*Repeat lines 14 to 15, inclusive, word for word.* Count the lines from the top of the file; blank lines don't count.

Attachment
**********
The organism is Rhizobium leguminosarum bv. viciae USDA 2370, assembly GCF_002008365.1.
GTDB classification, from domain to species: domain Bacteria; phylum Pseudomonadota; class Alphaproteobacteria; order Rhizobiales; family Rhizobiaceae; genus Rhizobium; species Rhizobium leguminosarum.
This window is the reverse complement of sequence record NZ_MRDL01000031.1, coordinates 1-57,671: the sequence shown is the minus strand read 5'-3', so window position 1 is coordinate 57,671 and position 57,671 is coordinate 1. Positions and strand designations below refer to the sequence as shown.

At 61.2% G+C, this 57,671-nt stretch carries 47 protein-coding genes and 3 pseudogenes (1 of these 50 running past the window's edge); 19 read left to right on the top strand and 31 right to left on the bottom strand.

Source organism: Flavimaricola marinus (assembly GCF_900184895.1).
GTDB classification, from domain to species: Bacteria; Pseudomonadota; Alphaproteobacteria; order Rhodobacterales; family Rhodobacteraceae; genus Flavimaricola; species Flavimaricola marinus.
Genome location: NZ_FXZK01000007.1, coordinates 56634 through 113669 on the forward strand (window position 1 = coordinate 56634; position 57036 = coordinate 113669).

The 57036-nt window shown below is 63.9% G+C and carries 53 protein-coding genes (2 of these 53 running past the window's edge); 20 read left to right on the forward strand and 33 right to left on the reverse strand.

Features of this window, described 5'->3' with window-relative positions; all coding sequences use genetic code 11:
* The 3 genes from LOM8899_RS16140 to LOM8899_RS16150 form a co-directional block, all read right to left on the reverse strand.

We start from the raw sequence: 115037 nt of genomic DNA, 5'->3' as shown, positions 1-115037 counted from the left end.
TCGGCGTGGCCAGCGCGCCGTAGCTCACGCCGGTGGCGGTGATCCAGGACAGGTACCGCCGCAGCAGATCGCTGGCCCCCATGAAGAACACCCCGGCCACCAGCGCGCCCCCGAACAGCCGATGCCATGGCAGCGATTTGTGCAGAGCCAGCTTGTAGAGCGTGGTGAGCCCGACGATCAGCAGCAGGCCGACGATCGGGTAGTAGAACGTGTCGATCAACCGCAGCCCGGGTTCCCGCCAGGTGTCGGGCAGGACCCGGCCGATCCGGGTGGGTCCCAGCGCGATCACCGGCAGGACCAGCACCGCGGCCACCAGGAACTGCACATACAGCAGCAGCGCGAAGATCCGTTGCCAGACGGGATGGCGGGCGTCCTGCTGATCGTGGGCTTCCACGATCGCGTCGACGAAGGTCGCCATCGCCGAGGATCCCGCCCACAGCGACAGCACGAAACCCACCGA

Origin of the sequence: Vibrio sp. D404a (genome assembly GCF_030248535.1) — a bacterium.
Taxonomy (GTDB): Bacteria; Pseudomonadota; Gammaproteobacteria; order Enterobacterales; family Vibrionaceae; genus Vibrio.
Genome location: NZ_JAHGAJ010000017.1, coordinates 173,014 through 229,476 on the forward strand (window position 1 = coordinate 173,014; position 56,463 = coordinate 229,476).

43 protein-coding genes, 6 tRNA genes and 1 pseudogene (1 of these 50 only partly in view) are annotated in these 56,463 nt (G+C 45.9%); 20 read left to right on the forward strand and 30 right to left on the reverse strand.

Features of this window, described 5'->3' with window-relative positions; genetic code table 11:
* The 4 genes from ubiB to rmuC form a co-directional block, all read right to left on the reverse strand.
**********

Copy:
Taxonomy (GTDB): Bacteria; Pseudomonadota; Gammaproteobacteria; order Enterobacterales; family Vibrionaceae; genus Vibrio.
Genome location: NZ_JAHGAJ010000017.1, coordinates 173,014 through 229,476 on the forward strand (window position 1 = coordinate 173,014; position 56,463 = coordinate 229,476).